A new entrant to the aseptic fruit & veg puree market is hoping to disrupt the category by using a proprietary rapid steam infusion process it claims can produce products of unparalleled quality that retain the color, flavor and nutrient levels of the raw materials.
While purees in shelf-stable aseptic packaging are not new, Manitoba-based Canadian Prairie Garden Purees utilizes a patented ultra-high temperature direct steam injection process that ‘flash cooks’ legumes, fruits and veggies in 4-20 seconds, producing purees with an exceptionally ‘fresh’ appearance, CEO Kelly Beaulieu told FoodNavigator-USA.
Lab tests conducted by third parties also show that the purees - which have a shelf-life of two years and do not need to be stored in a fridge or freezer - are higher in vitamin C and other heat-sensitive nutrients than IQF (individually quick frozen) products, she claimed.
And while there are other steam fusion cooking systems out there, scraped surface heat exchanger systems - which take far longer to cook the purees - are much more common in the industry, she said.
“Our steam fusion cooking system is unique. The very high temperature with a very short cook time and the very rapid cool down are the key reasons we have a superior product.”
The industry ‘game changer’ for quality aseptic purees
The firm, which started manufacturing on an industrial scale from a new facility in Portage la Prairie in April, has had overwhelming positive feedback from customers interesting in using its purees in everything from soups and smoothies to baby food, hummus and sauces, added Beaulieu.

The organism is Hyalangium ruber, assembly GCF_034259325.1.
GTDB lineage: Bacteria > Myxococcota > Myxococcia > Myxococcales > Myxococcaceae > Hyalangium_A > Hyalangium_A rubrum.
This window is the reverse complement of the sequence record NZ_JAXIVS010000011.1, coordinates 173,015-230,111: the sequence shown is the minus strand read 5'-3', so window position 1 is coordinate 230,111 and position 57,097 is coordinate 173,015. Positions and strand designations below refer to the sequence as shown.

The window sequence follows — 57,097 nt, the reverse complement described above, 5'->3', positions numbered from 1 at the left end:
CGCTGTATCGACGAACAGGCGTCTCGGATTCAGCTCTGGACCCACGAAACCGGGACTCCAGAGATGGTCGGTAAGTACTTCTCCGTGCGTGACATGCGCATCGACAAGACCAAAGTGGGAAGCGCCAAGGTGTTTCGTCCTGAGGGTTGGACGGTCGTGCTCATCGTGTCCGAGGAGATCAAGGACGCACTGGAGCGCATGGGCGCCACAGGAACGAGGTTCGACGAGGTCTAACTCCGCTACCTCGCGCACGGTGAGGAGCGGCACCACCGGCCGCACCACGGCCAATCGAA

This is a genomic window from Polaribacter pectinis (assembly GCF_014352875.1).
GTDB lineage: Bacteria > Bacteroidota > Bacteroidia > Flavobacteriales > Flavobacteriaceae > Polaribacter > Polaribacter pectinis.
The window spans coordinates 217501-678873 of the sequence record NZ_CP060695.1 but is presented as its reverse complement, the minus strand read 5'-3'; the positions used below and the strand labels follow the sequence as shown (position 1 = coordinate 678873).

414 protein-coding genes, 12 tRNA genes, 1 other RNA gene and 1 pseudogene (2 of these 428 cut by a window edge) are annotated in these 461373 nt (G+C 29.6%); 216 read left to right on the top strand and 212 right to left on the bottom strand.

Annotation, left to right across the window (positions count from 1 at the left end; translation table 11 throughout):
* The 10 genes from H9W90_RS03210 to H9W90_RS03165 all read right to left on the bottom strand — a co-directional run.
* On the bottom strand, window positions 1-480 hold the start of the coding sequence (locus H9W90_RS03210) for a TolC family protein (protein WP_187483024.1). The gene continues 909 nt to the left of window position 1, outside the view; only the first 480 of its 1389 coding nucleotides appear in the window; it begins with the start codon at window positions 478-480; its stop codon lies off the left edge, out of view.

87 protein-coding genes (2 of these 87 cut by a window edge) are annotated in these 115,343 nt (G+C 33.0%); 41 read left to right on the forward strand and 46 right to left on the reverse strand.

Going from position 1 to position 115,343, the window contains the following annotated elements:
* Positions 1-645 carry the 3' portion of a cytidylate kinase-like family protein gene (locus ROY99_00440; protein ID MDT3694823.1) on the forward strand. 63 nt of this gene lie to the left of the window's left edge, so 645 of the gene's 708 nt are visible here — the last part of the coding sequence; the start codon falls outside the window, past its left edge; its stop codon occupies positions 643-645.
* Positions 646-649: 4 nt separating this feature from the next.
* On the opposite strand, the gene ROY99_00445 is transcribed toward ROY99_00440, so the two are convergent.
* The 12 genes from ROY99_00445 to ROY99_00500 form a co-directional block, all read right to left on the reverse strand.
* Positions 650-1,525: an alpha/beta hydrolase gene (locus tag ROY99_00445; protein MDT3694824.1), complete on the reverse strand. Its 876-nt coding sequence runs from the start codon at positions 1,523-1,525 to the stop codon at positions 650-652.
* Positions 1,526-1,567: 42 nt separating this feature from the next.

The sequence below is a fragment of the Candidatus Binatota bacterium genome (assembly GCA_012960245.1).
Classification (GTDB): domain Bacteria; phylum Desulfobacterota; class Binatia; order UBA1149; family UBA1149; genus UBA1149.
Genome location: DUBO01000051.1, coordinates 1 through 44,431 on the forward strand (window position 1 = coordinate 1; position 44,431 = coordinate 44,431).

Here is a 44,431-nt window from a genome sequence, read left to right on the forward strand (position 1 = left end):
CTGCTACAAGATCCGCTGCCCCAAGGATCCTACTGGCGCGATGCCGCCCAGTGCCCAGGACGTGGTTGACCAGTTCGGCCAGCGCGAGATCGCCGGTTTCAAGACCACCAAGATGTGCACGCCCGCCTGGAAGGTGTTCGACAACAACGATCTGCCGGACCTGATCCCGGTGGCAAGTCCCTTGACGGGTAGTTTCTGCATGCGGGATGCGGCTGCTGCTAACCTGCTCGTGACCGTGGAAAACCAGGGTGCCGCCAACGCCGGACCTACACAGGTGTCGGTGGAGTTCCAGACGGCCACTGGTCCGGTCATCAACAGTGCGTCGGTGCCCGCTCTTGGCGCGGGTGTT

"Every customer who has looked at them from the biggest of the big food manufacturers on down has told us we have the industry ‘game changer’ for quality aseptic purees.”
Indeed, several wrote letters of intent to purchase the products after seeing samples made using Canadian Prairie Garden Purees’ pilot facilities - which helped Beaulieu and business partners Martin and Harvey Pollock raise the capital to build the commercial scale plant, she said.
The pilot plant has now been converted into an R&D facility, enabling the firm to work with customers to test products before they commit to full-scale production, she added.
Two-year shelf life, ambient storage, and no preservatives… but looks fresh
The fact that the purees are shelf-stable with no preservatives but look and taste fresh, is key to their appeal, she added.
"Our navy bean puree is exceptionally good - thick and white but with a bland flavor so it’s being used by companies looking to replace some ricotta cheese in lasagnas to reduce the fat/calories. Companies are also using it to add protein to a range of products. Our red beet puree also works really well in smoothies.
“The clean label aspect is very important, but not having to store them in the fridge or freezer also makes a big difference."
The price is also competitive because operational costs are lower than firms using alternate aseptic systems, she claimed, citing lower water and energy usage among other things.
We’re surrounded by miles of farmland perfect for growing vegetable, berry and legume crops
Beaulieu, an agronomist who has brought in experts who used to work at Campbell Soup to help build the business, says the most rewarding aspect of setting up as a food processor has been working with growers to use vegetables that were previously being discarded because they were not suitable for the fresh markets (eg. not the right shape, size).
“We’re surrounded by miles and miles of farmland perfect for growing vegetable, berry and legume crops. We have deep, rich black soils that are high in organic matter and that translates into better tasting vegetables.”
The growing areas are also close to rivers and aquifers while the soil has exceptionally low levels of heavy metal contaminants, she added.
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